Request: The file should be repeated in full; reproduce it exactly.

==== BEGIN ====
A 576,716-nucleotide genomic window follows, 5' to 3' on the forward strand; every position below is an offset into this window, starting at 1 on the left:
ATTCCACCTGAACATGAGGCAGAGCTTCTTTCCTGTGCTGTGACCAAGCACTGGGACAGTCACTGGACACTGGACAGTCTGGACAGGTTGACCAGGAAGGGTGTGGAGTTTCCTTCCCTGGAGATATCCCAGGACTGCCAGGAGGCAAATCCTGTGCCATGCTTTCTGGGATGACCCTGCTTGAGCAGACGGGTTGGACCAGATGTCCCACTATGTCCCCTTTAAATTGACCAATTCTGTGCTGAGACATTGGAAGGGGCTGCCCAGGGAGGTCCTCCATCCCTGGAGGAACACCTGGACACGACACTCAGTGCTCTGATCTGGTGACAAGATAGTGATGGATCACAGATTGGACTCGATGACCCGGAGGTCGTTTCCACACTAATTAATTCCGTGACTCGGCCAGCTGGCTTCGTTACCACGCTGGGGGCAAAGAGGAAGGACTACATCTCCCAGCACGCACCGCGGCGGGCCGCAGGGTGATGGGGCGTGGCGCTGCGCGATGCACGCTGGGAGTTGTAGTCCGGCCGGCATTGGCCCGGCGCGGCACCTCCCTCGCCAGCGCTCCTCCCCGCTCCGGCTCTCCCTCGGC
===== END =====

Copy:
A 576,716-nucleotide genomic window follows, 5' to 3' on the forward strand; every position below is an offset into this window, starting at 1 on the left:
ATTCCACCTGAACATGAGGCAGAGCTTCTTTCCTGTGCTGTGACCAAGCACTGGGACAGTCACTGGACACTGGACAGTCTGGACAGGTTGACCAGGAAGGGTGTGGAGTTTCCTTCCCTGGAGATATCCCAGGACTGCCAGGAGGCAAATCCTGTGCCATGCTTTCTGGGATGACCCTGCTTGAGCAGACGGGTTGGACCAGATGTCCCACTATGTCCCCTTTAAATTGACCAATTCTGTGCTGAGACATTGGAAGGGGCTGCCCAGGGAGGTCCTCCATCCCTGGAGGAACACCTGGACACGACACTCAGTGCTCTGATCTGGTGACAAGATAGTGATGGATCACAGATTGGACTCGATGACCCGGAGGTCGTTTCCACACTAATTAATTCCGTGACTCGGCCAGCTGGCTTCGTTACCACGCTGGGGGCAAAGAGGAAGGACTACATCTCCCAGCACGCACCGCGGCGGGCCGCAGGGTGATGGGGCGTGGCGCTGCGCGATGCACGCTGGGAGTTGTAGTCCGGCCGGCATTGGCCCGGCGCGGCACCTCCCTCGCCAGCGCTCCTCCCCGCTCCGGCTCTCCCTCGGC